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Feeling neighborly

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After the wild success of "Won't You Be My Neighbor?," Morgan Neville's 2018 documentary about the life of beloved children's entertainer Fred Rogers, it's not surprising that Hollywood studios wanted their own crack at telling Rogers' story. And who can blame them? Especially these days, who wouldn't want another chance to appreciate a man who exemplified the very best humanity could offer?

So it's a bit of a surprise to discover that "A Beautiful Day in the Neighborhood" isn't really about Mister Rogers at all. Rather than making a traditional biopic chronicling the life of Fred Rogers, director Marielle Heller ("Can You Ever Forgive Me?") crafts a film that seeks to embody the lessons he taught us. Sweet-natured without being sappy, it's a touch stranger and more idiosyncratic than you'd expect, and it's all the better for it.

Inspired by journalist Tom Junod's 1998 Esquire profile on Fred Rogers, "A Beautiful Day in the Neighborhood" is about the real-life friendship that resulted from their meetings, a relationship that altered the writer's life in ways both big and small.

We meet jaded, professionally ruthless magazine writer Lloyd Vogel (Emmy winner Matthew Rhys). When his editor at Esquire assigns him a short profile about Mister Rogers for an issue all about heroes, Lloyd reacts cynically. He's dismissive of what he can't help feeling is a puff piece, far beneath the abilities he's honed over years of hard-hitting investigative work.

Lloyd approaches the interview with skepticism, looking for cracks in Rogers' endlessly patient and kind demeanor, making no attempt to hide a hope that he'll discover demons lurking beneath the Mister Rogers persona, that it is indeed a persona, and Fred Rogers the man isn't so saintly as he's made out to be. No one can be that good.

We also see Lloyd dealing with an anger he's been holding onto most of his life, directed mostly at his estranged father (Chris Cooper) who's now making efforts to reconnect and be a part of Lloyd's life again, shortly after the birth of his own son. As he continues to meet and talk with Fred, he finds himself disarmed, and he slowly and gradually lets his guard down.

Rhys is quite good, playing Vogel as both hardened and deeply vulnerable. But while Lloyd is the film's protagonist, Fred Rogers is the film's heart. An impersonation is clearly not what Heller was after in casting a huge movie star like Tom Hanks in the role.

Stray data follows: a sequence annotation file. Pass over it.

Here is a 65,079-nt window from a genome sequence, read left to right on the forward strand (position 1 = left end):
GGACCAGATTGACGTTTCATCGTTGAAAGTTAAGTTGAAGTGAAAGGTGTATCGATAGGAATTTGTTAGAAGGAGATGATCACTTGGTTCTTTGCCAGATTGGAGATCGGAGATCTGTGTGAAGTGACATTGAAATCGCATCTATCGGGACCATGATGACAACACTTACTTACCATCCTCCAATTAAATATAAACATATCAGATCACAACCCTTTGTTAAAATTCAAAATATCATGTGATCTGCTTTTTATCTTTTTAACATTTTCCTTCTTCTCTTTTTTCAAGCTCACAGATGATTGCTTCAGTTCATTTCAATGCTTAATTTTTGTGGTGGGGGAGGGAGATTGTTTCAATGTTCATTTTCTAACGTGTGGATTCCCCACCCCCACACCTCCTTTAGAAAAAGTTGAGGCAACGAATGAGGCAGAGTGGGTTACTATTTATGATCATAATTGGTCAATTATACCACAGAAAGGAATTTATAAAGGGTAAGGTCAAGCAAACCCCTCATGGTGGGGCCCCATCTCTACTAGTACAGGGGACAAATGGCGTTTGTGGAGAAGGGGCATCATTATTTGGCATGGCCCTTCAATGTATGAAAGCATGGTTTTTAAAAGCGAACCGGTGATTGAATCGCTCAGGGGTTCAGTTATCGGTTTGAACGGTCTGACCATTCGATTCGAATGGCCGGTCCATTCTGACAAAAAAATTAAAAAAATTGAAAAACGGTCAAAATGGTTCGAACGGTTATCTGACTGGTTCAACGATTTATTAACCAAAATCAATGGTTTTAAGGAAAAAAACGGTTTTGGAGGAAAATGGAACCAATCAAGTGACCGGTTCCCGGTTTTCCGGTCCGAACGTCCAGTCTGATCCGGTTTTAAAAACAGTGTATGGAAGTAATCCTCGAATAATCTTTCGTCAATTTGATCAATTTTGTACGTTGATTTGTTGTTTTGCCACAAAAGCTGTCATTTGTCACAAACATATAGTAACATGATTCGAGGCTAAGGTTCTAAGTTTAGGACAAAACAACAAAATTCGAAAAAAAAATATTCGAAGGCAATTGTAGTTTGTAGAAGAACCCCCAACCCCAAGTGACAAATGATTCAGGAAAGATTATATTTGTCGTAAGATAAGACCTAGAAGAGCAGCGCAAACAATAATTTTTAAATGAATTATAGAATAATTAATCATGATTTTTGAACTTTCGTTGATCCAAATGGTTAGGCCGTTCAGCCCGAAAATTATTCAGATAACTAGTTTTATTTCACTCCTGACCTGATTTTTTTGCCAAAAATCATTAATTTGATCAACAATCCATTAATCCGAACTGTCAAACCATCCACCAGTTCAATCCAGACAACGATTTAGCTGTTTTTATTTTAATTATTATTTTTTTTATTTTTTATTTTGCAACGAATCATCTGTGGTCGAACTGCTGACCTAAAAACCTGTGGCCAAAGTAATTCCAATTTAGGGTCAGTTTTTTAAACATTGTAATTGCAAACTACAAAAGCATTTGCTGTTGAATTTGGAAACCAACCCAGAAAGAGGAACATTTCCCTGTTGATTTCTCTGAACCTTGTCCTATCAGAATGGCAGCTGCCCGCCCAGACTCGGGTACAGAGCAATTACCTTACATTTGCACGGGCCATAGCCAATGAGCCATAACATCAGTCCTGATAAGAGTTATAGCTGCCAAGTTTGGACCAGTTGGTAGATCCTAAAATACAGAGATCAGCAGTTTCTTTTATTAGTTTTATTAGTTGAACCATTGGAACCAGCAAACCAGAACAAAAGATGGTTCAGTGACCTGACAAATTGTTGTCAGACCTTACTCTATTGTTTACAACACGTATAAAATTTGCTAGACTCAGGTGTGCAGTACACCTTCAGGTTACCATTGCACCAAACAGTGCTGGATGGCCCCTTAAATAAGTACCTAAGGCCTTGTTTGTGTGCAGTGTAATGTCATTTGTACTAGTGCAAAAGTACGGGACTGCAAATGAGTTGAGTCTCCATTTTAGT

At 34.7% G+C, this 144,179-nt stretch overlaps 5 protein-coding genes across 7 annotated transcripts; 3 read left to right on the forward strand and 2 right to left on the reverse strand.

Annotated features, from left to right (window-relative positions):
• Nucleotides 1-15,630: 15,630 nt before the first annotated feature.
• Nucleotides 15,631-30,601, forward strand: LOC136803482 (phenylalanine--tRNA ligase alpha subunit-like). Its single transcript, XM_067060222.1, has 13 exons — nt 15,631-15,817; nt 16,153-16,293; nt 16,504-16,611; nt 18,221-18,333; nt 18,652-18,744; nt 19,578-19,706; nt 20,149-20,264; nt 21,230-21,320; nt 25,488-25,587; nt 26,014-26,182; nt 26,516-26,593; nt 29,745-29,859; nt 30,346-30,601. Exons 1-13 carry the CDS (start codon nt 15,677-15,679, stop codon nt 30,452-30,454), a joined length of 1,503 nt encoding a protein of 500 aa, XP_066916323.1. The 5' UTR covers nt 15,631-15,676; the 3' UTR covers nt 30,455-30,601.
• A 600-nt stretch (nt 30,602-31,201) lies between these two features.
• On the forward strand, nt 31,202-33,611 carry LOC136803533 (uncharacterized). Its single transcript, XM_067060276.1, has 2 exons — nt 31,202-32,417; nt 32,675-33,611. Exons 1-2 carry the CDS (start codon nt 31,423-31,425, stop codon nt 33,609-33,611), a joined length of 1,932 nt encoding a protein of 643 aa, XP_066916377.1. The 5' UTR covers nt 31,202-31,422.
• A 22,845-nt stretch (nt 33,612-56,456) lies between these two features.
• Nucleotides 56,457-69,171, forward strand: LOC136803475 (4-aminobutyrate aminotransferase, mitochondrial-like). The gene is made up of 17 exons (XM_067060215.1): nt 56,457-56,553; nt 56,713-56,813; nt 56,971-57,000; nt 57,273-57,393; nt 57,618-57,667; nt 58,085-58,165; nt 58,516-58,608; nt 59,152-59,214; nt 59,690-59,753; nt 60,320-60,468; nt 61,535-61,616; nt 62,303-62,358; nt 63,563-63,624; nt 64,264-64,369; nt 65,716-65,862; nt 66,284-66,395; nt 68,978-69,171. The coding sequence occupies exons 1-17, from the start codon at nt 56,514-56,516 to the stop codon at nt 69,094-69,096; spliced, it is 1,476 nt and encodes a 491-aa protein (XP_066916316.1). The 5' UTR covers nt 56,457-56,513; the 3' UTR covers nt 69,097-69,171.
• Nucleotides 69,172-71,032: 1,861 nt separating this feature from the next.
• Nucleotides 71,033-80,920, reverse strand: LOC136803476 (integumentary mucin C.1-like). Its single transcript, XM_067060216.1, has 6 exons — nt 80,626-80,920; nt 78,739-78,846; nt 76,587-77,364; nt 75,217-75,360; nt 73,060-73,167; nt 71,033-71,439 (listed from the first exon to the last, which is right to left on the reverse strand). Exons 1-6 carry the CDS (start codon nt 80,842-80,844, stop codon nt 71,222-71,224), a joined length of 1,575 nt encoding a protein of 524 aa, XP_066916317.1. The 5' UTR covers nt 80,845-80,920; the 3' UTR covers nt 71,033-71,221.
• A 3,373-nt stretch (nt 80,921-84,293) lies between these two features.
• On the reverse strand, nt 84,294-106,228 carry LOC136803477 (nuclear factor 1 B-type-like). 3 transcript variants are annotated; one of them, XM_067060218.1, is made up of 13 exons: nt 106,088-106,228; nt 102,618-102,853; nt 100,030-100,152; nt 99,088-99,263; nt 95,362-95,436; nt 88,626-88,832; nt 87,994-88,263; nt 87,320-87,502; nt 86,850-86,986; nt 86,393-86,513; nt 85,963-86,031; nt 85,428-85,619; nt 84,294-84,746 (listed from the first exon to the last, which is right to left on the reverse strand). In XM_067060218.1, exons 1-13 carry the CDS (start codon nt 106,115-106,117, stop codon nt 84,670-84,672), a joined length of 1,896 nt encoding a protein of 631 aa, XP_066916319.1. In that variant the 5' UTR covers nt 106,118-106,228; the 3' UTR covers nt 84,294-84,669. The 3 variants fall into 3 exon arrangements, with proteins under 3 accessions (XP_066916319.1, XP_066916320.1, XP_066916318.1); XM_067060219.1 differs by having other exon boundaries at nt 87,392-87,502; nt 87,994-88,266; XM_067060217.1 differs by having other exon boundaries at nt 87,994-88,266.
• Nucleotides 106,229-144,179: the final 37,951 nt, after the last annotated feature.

It's perhaps not surprising that Hanks — an actor who throughout his career has exuded decency, both on screen and off — is up to the task of portraying the icon. Hanks radiates goodness, and we know he can convey warmth and decency like few other actors on screen.

He delivers an understated performance that doesn't attempt an impersonation, but succeeds in capturing the essence of Fred Rogers. His mannerisms are characterized by a certain stillness, and he speaks with a deliberate, slightly stilted delivery as though carefully considering every word he says before it leaves his lips. His kind, searching eyes convey deep reservoirs of empathy.

He speaks with intention, letting whoever he's speaking with sense that he's completely invested in their well-being; that there's nothing more important to him than the conversation they're having right now.

Sure, the plot is a rather conventional story about a man dealing with a fraught relationship with his father. But the script, by writers Micah Fitzerman-Blue and Noah Harpster, is often moving as it becomes a story about letting go of anger, about facing this difficult world with kindness and compassion. Incidentally, for me it's also a very relatable story about a journalist going wildly over his assigned word count.

Heller works in delightfully surreal flourishes: a moment that breaks the fourth wall, establishing shots using miniatures in the "Mister Rogers' Neighborhood" style, or dropping Rhys into a fantasy version of the show.

As Lloyd learns not to hide from his feelings, it's hard not to see the film acknowledging how many of the problems we're facing stem from people (and men in particular) not being able to deal with their emotions. Many see Fred Rogers as a hero. He's also just a man, as complicated and multi-faceted as any of us. And that's exactly what made him so inspiring.

Mister Rogers never pretended that there wasn't any bad in the world, but he told us what really mattered was how we respond to it. It's not always easy to be kind; it's hard to forgive. But even at a time when basic decency seems to be a foreign concept, compassion is still possible.

"A Beautiful Day in the Neighborhood" is a story about the real work it takes to manage one's emotions, and be considerate of others. Mister Rogers was able to make us see the world differently. That for everything wrong with the world and the people in it, we can't all be so bad. He remains a beacon of hope and optimism in our current grim reality, and in its own way Heller's film becomes that too. It's the most truly feel-good movie I've seen this year.